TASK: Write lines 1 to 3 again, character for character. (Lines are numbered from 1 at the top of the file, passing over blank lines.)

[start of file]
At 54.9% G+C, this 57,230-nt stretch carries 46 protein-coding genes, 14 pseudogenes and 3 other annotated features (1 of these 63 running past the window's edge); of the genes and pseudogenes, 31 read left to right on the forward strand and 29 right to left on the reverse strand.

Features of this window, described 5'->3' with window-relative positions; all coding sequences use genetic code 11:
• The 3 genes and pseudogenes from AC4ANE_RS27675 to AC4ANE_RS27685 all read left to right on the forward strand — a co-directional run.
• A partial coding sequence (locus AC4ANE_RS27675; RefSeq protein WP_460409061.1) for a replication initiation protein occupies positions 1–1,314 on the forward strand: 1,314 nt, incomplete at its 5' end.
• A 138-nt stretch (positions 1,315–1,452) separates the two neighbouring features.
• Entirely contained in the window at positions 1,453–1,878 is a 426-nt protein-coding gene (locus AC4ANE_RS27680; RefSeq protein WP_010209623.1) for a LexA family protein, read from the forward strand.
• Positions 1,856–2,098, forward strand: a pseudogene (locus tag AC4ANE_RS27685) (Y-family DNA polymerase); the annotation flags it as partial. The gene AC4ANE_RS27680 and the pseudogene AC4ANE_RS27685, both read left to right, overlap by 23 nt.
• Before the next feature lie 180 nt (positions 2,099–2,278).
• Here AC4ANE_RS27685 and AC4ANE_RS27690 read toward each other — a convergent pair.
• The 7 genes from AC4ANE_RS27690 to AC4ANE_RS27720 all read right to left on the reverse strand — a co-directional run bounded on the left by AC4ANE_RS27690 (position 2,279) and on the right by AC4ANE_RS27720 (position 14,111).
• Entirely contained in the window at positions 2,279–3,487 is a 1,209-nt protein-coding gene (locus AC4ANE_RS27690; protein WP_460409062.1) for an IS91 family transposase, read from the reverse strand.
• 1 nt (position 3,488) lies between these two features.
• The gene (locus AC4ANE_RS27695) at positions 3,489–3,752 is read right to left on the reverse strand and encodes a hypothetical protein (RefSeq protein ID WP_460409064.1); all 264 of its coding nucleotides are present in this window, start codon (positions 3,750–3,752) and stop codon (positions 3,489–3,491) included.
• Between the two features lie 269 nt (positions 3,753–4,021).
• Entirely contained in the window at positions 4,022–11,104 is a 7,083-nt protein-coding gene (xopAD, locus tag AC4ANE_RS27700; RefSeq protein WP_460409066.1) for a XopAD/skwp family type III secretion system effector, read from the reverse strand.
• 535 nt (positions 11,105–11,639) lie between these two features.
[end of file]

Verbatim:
At 54.9% G+C, this 57,230-nt stretch carries 46 protein-coding genes, 14 pseudogenes and 3 other annotated features (1 of these 63 running past the window's edge); of the genes and pseudogenes, 31 read left to right on the forward strand and 29 right to left on the reverse strand.

Features of this window, described 5'->3' with window-relative positions; all coding sequences use genetic code 11:
• The 3 genes and pseudogenes from AC4ANE_RS27675 to AC4ANE_RS27685 all read left to right on the forward strand — a co-directional run.